I submitted two articles to two journals as corresponding author in short succession. Now, I got back the referees' comments to the first one and I am facing a problem: A referee requested us to do more experiments and claimed that the article lacked experimental evidence in a certain aspect.

Actually, these experiments were already carried out, but were described in the other article that is more focussed on the experimental part of our studies (while the first one is more of a general proof of concept).

Obviously, I am facing a dilemma now: I don't think I can use the experimental results the referee requested in my first article, because I would be committing self-plagiarism. On the other hand, if I do not use those results, I fear the referee might reject the article.

A colleague suggested to tell the referee exactly that and show them the pre-print of the second article. But that does not really change the fact that my article seems to lack experimental evidence?

I could argue that these requested experiments/results are not essential to the submission. But I already kind of evaded the other big remark of the referee, thus almost changing nothing in my article. I feel this might be insulting to the referee, especially because I think they did a good job and really took time to review the article.

What do you guys think is the right course of action here? How do I argue my case best so that the referee is pleased? Could I cite the pre-print of my second article in the first article? Or can I reference in the article that there are experiments to be released in another submission that will handle the topic the referee spoke about?

  • You may want to distinguish two situations: A) the referee is missing experimental evidence, B) the referee consider your manuscript too short, uncooked or underdeveloped, therefore asking for more work. In case of A citing other paper with the proof is a perfect answer, even if that other manuscript is not accepted yet. In case B.. you can pretend it is case A.
    – Greg
    Feb 10, 2017 at 15:28
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    As an aside, the reviewers comment may be an indication of inadvertently falling into the Least Publishable Unit trap (en.wikipedia.org/wiki/Least_publishable_unit). In general, it is better to have one really solid paper, than two, neither of which is sufficient in themselves. Essentially if the additional results were required to convince the reviewer, that suggests they should have been in the paper already. The impression LPU publication gives is not a good one. If papers closely related, submit both to the same journal. Feb 11, 2017 at 18:59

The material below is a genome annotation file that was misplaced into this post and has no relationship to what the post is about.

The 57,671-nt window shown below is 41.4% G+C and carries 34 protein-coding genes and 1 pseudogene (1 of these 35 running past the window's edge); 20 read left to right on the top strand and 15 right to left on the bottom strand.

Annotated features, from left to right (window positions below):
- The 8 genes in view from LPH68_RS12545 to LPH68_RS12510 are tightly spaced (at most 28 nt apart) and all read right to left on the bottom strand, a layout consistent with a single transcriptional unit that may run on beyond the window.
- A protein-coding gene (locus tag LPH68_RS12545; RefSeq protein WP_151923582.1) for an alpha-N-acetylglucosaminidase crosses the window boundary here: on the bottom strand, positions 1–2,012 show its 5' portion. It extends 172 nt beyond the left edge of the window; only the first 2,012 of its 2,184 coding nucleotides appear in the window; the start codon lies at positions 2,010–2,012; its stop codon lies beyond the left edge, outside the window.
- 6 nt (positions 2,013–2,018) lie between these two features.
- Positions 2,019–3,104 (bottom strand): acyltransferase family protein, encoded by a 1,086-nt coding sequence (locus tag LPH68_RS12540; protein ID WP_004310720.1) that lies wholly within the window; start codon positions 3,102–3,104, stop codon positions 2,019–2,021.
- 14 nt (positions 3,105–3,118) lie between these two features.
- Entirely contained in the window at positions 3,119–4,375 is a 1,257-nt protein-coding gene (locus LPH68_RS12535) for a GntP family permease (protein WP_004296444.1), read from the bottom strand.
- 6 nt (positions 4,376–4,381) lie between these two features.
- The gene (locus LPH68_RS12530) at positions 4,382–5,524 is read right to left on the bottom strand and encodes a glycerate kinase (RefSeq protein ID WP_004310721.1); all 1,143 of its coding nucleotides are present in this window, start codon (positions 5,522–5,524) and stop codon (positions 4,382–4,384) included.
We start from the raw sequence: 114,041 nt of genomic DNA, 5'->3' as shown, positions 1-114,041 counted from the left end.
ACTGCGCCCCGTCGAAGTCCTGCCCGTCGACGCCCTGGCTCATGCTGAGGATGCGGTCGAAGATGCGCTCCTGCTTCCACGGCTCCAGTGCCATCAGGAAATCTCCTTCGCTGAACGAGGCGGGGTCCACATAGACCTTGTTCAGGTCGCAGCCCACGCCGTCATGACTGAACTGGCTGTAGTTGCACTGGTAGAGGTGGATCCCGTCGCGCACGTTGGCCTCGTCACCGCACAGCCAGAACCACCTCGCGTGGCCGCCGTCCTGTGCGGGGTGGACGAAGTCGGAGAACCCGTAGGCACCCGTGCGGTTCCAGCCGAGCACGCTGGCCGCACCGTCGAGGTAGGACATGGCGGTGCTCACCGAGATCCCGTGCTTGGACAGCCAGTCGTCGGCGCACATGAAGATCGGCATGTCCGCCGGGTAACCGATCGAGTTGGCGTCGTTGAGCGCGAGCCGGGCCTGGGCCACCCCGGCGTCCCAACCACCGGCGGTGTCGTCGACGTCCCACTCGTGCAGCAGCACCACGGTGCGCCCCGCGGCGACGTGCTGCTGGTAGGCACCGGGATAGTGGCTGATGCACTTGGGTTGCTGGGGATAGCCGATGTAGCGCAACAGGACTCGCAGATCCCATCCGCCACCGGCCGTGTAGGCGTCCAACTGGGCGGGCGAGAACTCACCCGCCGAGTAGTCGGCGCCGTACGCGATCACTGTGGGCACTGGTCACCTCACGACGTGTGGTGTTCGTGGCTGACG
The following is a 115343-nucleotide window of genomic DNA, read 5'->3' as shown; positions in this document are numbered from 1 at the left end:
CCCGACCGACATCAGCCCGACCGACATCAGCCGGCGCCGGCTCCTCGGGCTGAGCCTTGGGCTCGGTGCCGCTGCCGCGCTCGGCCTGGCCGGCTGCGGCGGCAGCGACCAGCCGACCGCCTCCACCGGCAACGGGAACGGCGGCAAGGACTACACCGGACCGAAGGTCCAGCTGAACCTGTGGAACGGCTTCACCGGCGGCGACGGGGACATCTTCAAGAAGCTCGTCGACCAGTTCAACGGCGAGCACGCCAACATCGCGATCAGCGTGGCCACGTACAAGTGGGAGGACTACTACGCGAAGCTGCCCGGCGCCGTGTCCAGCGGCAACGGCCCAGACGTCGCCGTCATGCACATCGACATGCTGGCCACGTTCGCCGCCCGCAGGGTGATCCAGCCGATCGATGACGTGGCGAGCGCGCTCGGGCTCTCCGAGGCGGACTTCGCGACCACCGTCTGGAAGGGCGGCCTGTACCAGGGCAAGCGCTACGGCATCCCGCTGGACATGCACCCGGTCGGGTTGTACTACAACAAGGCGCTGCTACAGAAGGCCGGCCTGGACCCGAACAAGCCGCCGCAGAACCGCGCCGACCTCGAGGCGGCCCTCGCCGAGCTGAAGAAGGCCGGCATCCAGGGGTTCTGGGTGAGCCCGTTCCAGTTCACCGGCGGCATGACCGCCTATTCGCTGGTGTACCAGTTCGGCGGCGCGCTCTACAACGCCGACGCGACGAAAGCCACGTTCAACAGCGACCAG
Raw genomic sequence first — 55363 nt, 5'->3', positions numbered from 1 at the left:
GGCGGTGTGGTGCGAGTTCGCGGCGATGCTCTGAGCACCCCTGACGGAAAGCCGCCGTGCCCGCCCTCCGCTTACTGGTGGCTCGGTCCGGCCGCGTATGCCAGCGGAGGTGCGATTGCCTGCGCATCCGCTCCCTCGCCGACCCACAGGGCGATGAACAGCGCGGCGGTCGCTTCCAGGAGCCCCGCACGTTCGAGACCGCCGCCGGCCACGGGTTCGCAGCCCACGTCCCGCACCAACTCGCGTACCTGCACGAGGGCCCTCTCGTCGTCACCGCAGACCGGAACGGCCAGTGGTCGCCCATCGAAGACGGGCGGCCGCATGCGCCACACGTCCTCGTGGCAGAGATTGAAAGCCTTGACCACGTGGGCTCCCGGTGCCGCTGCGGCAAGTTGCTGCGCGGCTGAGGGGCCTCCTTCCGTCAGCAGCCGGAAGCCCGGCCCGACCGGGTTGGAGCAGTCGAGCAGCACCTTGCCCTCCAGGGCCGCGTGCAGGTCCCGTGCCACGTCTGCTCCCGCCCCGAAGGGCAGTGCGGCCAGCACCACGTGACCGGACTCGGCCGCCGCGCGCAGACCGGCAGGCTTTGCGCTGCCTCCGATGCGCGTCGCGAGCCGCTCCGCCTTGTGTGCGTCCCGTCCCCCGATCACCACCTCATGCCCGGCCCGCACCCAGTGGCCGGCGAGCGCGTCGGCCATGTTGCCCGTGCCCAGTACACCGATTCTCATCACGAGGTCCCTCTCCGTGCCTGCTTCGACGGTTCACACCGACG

• You don't commit self plagiarism if you cite properly. But, I wonder if you have a citation problem here. Cross citation of the two papers might be needed if you split the results in that way. It would also be a solution to the dilemma.
    – Buffy
    Aug 28, 2022 at 11:25

1 Answer 1


I think the normal thing to do is to forward-reference the experimental results.

That is, you can briefly outline the experimental results as per the current referee's desire for more information, and reference it as "paper submitted to xyz journal, 2/9/2017." Down the road, if the experimental paper turns out to be accepted before the theory paper, all the better and you can actually reference it as such.

As a caveat, it may also be true that either paper is too thin for separate publication, and the two should be combined into one. This sounds like what the referee is getting at. From your point of view, having one strong paper may be more desirable than two weak ones.

Finally, most often I have seen two papers of this type published back-to-back in the same journal. But even if this is appropriate here it sounds like it may be a bit late to go this route, unless you were to withdraw one and resubmit the pair. (BTW, If you do this, an explanation to all the editors involved should definitely be included in your correspondence.)

  • Thank you for your answer! Personally, I think both papers can stand on their own, but there is some minimal overlap, of course. I will think abotu the forward-referencing. Combining the publications is out of question, because it would get too large. I will not mark it as an answer, yet, to see what other people suggest.
    – Ian
    Feb 10, 2017 at 7:43
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    Depending on the culture of your field and the journals' policies, it might also be appropriate to post a preprint of the more experimentally-oriented paper. This will give the referee confidence that the experimental aspects will be available in the future, and are not going to go unpublished, leaving the current paper without key support.
    – AJK
    Feb 10, 2017 at 18:15

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